By 2020, 90 percent of waybills should be electronic, half of external packages should be degradable, packing material used for each parcel should be reduced by 10 percent and tape and woven bags should be gradually replaced, according to the SPB.
Apart from environmental protection, saving on costs appears to be another factor encouraging express delivery companies to actively embrace green delivery.
Since August last year, paper prices have surged. By the end of September, the average price of corrugated paper - which is widely used for packaged goods sold online - surpassed 5,200 yuan a ton, up 104 percent year-on-year, data from Shandong-based commodities consultancy SCI99 Inc showed.
According to Suning's estimates, cardboard box costs have risen 20 to 30 percent this year from a steady level in the past, but its reusable yellow plastic box initiative can help the company save about 95 percent on costs compared to one-time use cardboard boxes.
A Cainiao representative noted in the press release that the company's paper box recycling program can help save nearly 100 million yuan in costs.
Analysts said that firms like Suning and Cainiao are setting a precedent and making an exemplary start, but that there are obstacles lying ahead.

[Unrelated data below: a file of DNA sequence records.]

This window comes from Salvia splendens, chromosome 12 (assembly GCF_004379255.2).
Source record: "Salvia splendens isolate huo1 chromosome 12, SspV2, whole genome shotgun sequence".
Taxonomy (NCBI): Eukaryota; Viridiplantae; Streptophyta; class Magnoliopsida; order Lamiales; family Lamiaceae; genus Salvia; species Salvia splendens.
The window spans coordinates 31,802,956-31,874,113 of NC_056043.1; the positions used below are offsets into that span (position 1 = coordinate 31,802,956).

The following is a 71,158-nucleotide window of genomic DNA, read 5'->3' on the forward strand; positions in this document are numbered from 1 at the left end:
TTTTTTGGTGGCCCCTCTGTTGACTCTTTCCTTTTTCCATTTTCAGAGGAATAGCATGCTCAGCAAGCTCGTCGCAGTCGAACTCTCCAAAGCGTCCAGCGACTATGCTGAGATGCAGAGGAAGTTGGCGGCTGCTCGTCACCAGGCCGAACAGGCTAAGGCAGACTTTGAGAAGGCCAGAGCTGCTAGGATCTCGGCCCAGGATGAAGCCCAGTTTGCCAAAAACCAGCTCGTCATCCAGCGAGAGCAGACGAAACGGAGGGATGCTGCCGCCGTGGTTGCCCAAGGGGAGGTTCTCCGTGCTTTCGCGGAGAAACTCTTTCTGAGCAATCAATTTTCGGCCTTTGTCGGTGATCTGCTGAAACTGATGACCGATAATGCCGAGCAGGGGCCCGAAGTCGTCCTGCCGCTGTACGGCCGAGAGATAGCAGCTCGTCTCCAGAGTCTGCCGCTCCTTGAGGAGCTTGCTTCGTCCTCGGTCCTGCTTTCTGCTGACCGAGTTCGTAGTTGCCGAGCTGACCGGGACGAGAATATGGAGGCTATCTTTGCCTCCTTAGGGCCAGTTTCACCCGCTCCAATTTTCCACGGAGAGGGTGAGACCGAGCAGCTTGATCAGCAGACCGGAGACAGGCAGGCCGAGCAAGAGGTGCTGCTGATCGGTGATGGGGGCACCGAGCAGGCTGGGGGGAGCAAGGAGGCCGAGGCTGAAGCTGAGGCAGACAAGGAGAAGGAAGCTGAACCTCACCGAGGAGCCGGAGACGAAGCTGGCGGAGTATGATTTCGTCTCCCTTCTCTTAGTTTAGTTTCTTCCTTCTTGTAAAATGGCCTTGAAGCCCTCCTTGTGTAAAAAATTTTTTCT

Shi admitted it is taking more time than expected to persuade consumers to accept and support the yellow plastic delivery box service.
For instance, "some customers want to keep our plastic boxes for their own use and some do not want their online purchases to be delivered via reusable boxes as they are concerned about box sanitation," said Shi.
In addition, Shao worried that deliverymen may lack the enthusiasm to collect empty boxes from consumers, which could slow down their work efficiency.
The empty boxes may occupy so much space in their delivery vehicles that they may be unable to store new packages and receive new orders, he noted. "Domestic deliverymen are paid based on how many new orders they process."
However, according to Ye, he and his colleagues do not think collecting plastic boxes from buyers causes them work overload.
After all, only five to six plastic delivery boxes are handled by Ye's station every day, which is a small proportion of the 600 to 700 total parcels it receives daily.
"I do not think all the paper delivery boxes can be replaced by plastic ones," given there are no one-size-fits-all plastic boxes yet, said Ye. "It's impossible for the company to churn out various sizes of [reusable] plastic boxes for different goods categories due to cost concerns."